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High court blocks release of 38 Studios grand jury docs

Politics - Government

PROVIDENCE, R.I. (WPRI) — The R.I. Supreme Court on Wednesday unanimously rejected Gov. Gina Raimondo’s request to unseal grand jury records from the investigation into the failed 38 Studios deal, upholding a lower court decision.

“For many people in this state, particularly those who are currently holding public office, the 38 Studios situation and the company’s bankruptcy, occurring as it did just as the entire country was clawing its way out of the Great Recession, still stings,” Justice Francis Flaherty wrote in a 32-page opinion. “We certainly understand those feelings.”

“However, after careful consideration of the issues ably briefed and argued by the parties, the judgment of the Superior Court is affirmed,” he continued.

The governor had petitioned for the material’s release back in 2017, following the conclusion of the state’s civil lawsuit over the video-game company founded by former Red Sox star Curt Schilling, which went bankrupt after receiving a $75-million state-backed loan.

Raimondo argued that while grand jury secrecy usually means such material should remain under wraps, the “extraordinary public interest” in the 38 Studios saga was sufficient reason to order the documents released. But both Attorney General Peter Neronha and his predecessor, Peter Kilmartin, said doing so would undermine the grand jury process.

Josh Block, a spokesperson for Raimondo, said in a statement, “The governor has worked hard to end the culture of special deals like 38 Studios and to provide more transparency into the way we do business in Rhode Island.”

“While she respects the court’s decision, she is disappointed that the public will not be able to gain additional insight into the failure of the 38 Studios deal,” he added.

State Rep. Charlene Lima, who sponsored a law ordering release of the grand jury documents, called the ruling “unacceptable” on Twitter:

The four-year criminal probe into 38 Studios, which included 18 months before a grand jury, came to an end in the summer of 2016, when Kilmartin and then-R.I. State Police Col. Steven O’Donnell announced that there was no basis to file charges.

Neronha said in a statement he understands “today’s Supreme Court decision may result in frustration on the part of Rhode Islanders who favor more transparency in government.”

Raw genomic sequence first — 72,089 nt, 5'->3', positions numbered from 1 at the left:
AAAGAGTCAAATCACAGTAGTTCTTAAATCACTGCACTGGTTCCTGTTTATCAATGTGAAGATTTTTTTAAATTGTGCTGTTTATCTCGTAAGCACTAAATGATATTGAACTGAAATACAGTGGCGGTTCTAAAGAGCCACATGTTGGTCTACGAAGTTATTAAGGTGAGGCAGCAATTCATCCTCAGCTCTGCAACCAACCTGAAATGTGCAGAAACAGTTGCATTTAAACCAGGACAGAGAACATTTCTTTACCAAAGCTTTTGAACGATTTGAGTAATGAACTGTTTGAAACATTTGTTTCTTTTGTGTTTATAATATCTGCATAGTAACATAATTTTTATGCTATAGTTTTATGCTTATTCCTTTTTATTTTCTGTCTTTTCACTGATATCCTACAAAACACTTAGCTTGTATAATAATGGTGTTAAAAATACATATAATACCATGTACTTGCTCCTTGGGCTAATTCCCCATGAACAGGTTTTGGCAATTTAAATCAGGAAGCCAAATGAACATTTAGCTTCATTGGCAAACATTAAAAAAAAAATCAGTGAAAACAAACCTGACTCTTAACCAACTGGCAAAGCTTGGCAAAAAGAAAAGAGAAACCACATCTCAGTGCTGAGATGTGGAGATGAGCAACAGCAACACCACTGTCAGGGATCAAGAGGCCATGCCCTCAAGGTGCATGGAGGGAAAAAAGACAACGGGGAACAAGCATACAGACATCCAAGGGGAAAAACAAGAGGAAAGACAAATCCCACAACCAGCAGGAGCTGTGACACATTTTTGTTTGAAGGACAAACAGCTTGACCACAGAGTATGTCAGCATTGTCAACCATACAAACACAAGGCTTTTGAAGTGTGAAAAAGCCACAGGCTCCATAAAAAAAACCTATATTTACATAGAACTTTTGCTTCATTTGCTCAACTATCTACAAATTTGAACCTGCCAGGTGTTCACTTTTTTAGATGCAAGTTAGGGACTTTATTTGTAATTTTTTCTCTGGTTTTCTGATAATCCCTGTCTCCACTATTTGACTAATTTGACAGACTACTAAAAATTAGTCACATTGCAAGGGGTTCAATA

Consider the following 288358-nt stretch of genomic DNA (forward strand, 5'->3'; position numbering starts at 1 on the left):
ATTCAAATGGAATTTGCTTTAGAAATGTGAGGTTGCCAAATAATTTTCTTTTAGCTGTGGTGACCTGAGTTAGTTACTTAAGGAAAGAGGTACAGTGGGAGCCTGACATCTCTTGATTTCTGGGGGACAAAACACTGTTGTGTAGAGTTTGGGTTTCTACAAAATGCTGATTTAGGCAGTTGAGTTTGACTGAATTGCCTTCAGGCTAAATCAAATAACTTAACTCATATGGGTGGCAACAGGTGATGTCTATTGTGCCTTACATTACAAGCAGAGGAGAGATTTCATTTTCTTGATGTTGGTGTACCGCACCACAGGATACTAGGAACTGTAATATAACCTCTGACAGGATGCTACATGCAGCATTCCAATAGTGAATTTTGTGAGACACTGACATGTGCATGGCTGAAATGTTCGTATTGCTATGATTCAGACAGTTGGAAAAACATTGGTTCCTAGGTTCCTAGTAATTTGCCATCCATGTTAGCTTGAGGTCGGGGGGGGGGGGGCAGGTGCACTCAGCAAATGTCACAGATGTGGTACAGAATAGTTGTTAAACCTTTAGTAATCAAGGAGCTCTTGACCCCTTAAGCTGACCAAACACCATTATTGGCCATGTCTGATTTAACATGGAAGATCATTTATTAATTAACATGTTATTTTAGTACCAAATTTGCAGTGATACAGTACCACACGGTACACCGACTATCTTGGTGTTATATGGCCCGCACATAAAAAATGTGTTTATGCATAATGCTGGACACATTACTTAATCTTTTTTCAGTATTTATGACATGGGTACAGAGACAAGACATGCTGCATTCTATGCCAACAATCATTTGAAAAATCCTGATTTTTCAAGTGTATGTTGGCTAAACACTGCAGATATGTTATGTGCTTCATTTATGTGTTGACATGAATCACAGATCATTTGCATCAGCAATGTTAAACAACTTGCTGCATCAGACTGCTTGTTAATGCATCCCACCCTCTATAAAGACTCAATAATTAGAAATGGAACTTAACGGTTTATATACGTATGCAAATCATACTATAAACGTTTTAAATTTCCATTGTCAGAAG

“Yet the Court’s decision today is what I expected the outcome to be under the current state of Rhode Island law, which simply does not allow the release of grand jury material in the absence of an indictment, except in very limited circumstances,” Neronha said.

He added, “This is why I introduced last year, and have introduced again this year, legislation that would allow a grand jury to issue a report in the absence of an indictment, with appropriate court oversight and procedural safeguards, in those limited circumstances where doing so would advance the public interest.”

Steven Brown, executive director of the ACLU’s Rhode Island chapter, which filed a brief in support of the release of materials, said the case raised “extremely important legal issues.”

“While we appreciate the court’s thorough analysis of those issues, we continue to believe that the overriding public interest in transparency regarding this exceptional episode in the state’s history warranted disclosure of the grand jury records,” Brown wrote in an email. “Lessons that could be learned from the 38 Studios disaster by reviewing those records will, unfortunately, now be lost to the passage of time.” 

38 Studios founder Curt Schilling had this to say:

Ted Nesi (tnesi@wpri.com) is WPRI 12’s politics and business editor and a Target 12 investigative reporter. He is a weekly panelist on Newsmakers and hosts Executive Suite. Follow him on Twitter and Facebook

Tim White (twhite@wpri.com) is the Target 12 investigative reporter and host of Newsmakers for WPRI 12 and Fox Providence. Follow him on Twitter and on Facebook

Copyright 2020 Nexstar Broadcasting, Inc. All rights reserved. This material may not be published, broadcast, rewritten, or redistributed.

Providence

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